IN A SUDDEN burst of speed, the federal government has put 155 failed S&Ls out of business in the past three months. That's quite an achievement. Since they were all losing money steadily, that will help to hold down the costs to the taxpayers -- costs that will in any case be enormous.

Equally important, the government has finally demonstrated that it is capable of asserting a measure of control over this epidemic of bankruptcies. For the first time since it began, during this three-month surge of activity the government was selling or liquidating S&Ls faster than they were going bankrupt. There is still a backlog of 247 savings and loan institutions that have failed and are in the government's hands, and S&Ls will continue to fail. But the backlog is now declining. That's real progress.

In the course of extinguishing these 155 S&Ls, the federal government has become the owner of a vast accumulation of their assets -- mostly houses, commercial developments and land on which the loans had gone sour. How much are all these assets worth? Perhaps it's a rough indication of magnitude to say that no one really knows. The federal cleanup squad now has a double job -- not only to shut down the S&Ls that fail but to sell off this mountain of assets. The final cost of the whole disaster will depend heavily on the skill with which the federal managers succeed in putting this property back into private hands. In the long history of American finance, there's nothing that quite approaches this operation in its size and diversity.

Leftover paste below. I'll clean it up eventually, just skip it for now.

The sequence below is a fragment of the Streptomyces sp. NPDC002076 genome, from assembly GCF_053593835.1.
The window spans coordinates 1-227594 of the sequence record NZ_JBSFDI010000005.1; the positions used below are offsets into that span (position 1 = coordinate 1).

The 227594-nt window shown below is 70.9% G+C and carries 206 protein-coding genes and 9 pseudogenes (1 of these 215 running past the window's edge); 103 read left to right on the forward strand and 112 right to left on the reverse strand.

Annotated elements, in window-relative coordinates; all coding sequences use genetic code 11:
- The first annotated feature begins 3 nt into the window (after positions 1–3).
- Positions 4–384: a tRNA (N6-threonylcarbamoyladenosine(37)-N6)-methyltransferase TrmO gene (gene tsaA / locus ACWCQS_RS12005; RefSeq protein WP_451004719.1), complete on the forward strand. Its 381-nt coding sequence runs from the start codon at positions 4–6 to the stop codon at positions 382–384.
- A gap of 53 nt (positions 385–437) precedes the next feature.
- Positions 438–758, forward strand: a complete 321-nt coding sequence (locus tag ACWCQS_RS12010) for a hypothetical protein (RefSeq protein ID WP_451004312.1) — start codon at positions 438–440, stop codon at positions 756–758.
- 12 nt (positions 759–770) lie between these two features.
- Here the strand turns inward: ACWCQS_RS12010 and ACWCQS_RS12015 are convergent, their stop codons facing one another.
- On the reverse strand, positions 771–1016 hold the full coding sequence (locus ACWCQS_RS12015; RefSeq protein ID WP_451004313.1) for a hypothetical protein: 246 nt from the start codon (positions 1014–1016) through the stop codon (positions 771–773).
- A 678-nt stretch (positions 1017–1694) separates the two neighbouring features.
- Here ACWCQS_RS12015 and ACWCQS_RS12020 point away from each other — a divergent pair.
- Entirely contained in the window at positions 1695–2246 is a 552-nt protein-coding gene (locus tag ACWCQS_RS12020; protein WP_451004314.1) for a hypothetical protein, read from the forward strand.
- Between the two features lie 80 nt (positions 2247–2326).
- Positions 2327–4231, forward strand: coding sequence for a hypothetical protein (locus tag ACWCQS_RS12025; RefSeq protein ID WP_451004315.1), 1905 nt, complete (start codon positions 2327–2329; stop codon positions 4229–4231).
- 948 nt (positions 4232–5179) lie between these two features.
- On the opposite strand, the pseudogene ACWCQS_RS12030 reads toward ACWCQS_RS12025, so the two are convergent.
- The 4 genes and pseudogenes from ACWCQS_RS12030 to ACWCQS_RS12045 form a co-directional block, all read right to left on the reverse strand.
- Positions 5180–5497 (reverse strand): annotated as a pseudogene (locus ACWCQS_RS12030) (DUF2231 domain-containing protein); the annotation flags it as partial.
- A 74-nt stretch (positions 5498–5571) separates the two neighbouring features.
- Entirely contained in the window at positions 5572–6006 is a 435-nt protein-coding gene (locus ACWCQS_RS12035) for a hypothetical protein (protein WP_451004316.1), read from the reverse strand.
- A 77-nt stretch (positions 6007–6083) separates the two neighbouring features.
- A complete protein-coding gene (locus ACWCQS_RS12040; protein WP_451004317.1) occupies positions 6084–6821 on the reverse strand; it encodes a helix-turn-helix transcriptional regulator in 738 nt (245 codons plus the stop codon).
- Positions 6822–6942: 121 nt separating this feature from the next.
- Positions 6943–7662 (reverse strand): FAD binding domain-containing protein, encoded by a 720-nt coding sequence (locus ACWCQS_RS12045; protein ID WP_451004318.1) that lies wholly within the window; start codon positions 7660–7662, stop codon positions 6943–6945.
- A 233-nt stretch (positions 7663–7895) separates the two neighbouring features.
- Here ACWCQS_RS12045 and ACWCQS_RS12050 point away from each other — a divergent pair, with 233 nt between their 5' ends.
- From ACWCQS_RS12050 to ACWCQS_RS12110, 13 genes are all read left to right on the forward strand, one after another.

A little farther down this road lies a choice that will have to be made by the administration and Congress: Does the country want or need an S&L industry? It was originally set up to provide a separate, protected source of financing for home ownership -- mortgages for home buyers. Along with all the greed and lobbying and corruption, one ingredient of the S&L fiasco has been the frantic efforts of politicians and builders to perpetuate that tradition of preferential lending.

In a time when banks are getting deeply into the business of mortgage lending, the case for a separate system of institutions -- the S&Ls -- is increasingly dubious. The response from the S&Ls' defenders is that banks have many other interests, and will not give precedence to homeowners. But there are many other urgent demands on an inadequate supply of capital in this country, and some of them are crucial to future economic growth. Home buying and real estate development are entitled to equal treatment, but they are not entitled to a priority in the competition for loans.